Interview With Author Diana Stevan

Please introduce yourself and your book(s)! 

I’m Diana Stevan and feel so blessed to have written three very different novels and a novelette.

A Cry From The Deep, was my debut novel, a romantic mystery/adventure with some time slip. This one’s about an underwater photographer who’s assigned to cover the hunt for one of the lost ships of the Spanish Armada off the coast of Ireland. But before she goes, she buys an antique ring and begins to have dreams and visions of a woman from another time. Why this woman’s haunting her becomes as compelling as the hunt itself.

The Rubber Fence was my second novel, inspired by my work on a psychiatric ward in 1972. I was so traumatized by what I witnessed, that I had to express all that I felt in this story about a psychiatric intern who becomes obsessed with the treatment of two patients—a young woman who’s been accused of trying to kill her baby, and an old woman, who’s been shocked too many times. The time period of this story is fascinating because it takes place when women were beginning to assert themselves in the workplace and at home. It threw the whole dynamic between men and women upside down.

The Blue Nightgown, is a coming-of-age novelette, about the changing sexual views in the 1950s. A landlady of a rooming house finds a blue nightgown in a tenant’s trash and gets some romantic ideas. The negligee has an impact on not only her but also on a few of her relatives, including her own teenage daughter.

Just published, Sunflowers Under Fire is a family saga/ historical fiction based on the stories my mother told me about her family’s life in the old country. It starts with her birth and follows my grandmother’s trials during WWI, the Bolshevik Revolution, the civil wars, and the Polish occupation in western Russia (present-day Ukraine).

I spent the first fifteen years of my life sharing a bedroom with my grandmother who never talked to me about her life. Having discovered the horrors she faced, I’ve begun to believe she kept her struggles under wrap because to bring them out into the open would’ve meant reliving the pain. Much like soldiers who’ve gone to war. They return home and keep what they’ve seen and heard hidden.

Why have you written such diverse stories?

Prior to devoting my time to writing, I worked as a family therapist, teacher, model, actress and sports reporter for CBC television. Like I did in my eclectic work life, I’ve followed my curiosity in my writing. I would become very bored if I wrote in a formulaic way or if I wrote a series. I haven’t lived my life that way, so it’s natural for me to pursue variety in my writing.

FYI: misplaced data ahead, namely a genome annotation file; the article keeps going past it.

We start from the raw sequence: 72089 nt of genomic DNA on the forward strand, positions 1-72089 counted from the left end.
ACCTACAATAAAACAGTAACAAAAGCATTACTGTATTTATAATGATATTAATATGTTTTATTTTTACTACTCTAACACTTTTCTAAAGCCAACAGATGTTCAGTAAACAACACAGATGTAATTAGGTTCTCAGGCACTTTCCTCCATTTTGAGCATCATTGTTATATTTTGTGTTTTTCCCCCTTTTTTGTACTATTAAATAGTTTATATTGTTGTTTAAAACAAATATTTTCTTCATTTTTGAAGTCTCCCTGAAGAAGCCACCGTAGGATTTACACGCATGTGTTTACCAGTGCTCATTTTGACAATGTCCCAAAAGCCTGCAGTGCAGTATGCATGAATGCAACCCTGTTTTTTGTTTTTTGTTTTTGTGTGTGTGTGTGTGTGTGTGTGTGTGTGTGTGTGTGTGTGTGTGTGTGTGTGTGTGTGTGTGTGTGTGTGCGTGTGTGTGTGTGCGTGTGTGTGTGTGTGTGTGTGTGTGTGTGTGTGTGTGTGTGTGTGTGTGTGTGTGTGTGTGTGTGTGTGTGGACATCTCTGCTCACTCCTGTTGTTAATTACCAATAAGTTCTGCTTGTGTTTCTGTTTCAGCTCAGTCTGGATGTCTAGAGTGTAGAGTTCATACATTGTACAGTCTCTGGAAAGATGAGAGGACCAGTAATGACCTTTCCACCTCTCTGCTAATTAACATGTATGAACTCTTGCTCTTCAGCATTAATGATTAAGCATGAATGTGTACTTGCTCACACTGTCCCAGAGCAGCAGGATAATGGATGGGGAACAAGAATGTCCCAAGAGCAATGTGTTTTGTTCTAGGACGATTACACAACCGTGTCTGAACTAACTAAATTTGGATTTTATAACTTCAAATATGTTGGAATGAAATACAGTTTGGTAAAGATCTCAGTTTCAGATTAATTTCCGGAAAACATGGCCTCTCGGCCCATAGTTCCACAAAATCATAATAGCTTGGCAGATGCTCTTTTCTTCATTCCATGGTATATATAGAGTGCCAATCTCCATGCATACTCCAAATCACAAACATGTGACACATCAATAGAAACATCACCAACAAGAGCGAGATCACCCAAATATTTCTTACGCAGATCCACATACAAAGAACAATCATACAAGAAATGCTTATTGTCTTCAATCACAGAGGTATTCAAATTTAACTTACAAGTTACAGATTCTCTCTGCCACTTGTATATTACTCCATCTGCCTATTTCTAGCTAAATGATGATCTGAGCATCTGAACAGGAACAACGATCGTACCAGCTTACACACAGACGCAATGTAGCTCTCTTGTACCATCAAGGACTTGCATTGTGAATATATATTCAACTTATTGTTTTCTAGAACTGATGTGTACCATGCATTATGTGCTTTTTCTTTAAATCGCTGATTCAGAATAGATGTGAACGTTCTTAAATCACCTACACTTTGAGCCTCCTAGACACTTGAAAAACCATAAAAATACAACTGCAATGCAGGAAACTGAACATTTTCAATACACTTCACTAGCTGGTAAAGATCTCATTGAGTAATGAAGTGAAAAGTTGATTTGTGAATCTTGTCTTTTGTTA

What Inspires your creativity?

So many things. I get a lot of inspiration from nature. I am constantly amazed at the diversity in my back yard. I love gardening and when I’m puttering—whether it’s planting, pruning, or weeding—I’m in awe of nature’s power and beauty. Also, I get inspired by other writers. There are so many wonderful books. Art is another draw. To get one’s mind thinking outside the box is a constant challenge.

How do you deal with creative block?

I don’t suffer from creative block. I suffer from being too interested in too much, which means I’m constantly getting distracted by news, social media, and whatever else I encounter daily. I work at keeping my focus. Sometimes I win; sometimes I lose.

What are the biggest mistakes you can make in a book? 

I think the biggest mistake an author can make is losing sight of the story. Either taking too long to tell it through too much description and boring passages or not taking long enough, leaving too many questions unanswered.

The biggest mistake I make is spending too much time rewriting a story. I’m a bit of a perfectionist, so I could’ve done without all the revisions. Revising is key but I went overboard. The Rubber Fence was a screenplay first. It was called Shrinkproof. I had an agent in Toronto and Vancouver. I had some Hollywood interest but I gave up pitching the script when it didn’t look like anything was going to happen with it. I recently re-read my rejection letters and was surprised to read all the wonderful comments. Perhaps, I should’ve kept trying but I gave up and I re-wrote it as a novel.

Do you tend towards personal satisfaction or aim to serve your readers? Do you balance the two and how?

I am thrilled when a reader tells me how much they enjoyed my book. I especially enjoy book club meetings and hearing how readers have interpreted what I’ve written. But as far as worrying about pleasing them, I don’t until a book is published. Then of course, I’d love it if they enjoyed the read and got their money’s worth.

Firstly, I work solely to please myself. But being an avid reader, I bear some responsibility in telling a good story. I don’t think it’s fair to throw something together without proper attention to details and good editing. Though I’m an Indie Author, I do everything a traditional publisher does, which means making sure my novels are professionally edited, formatted and are published with a professionally designed book cover. I’ve also been a member of a writers’ critique group for over twenty years. They’ve kept me on track and I’m forever grateful.

What are your plans for future books? 

I have three in the works. A sequel to Sunflowers Under Fire and a collection of short stories. Also a non-fiction book, Along Came A Gardener, combining thoughts from my 25 years as a family therapist with my love of gardening. Subscribers to my newsletter get the first chapter free. I’ve also sent them other chapters of this work-in-progress.

Thank you for inviting me to tell you about my work. It’s always a pleasure.



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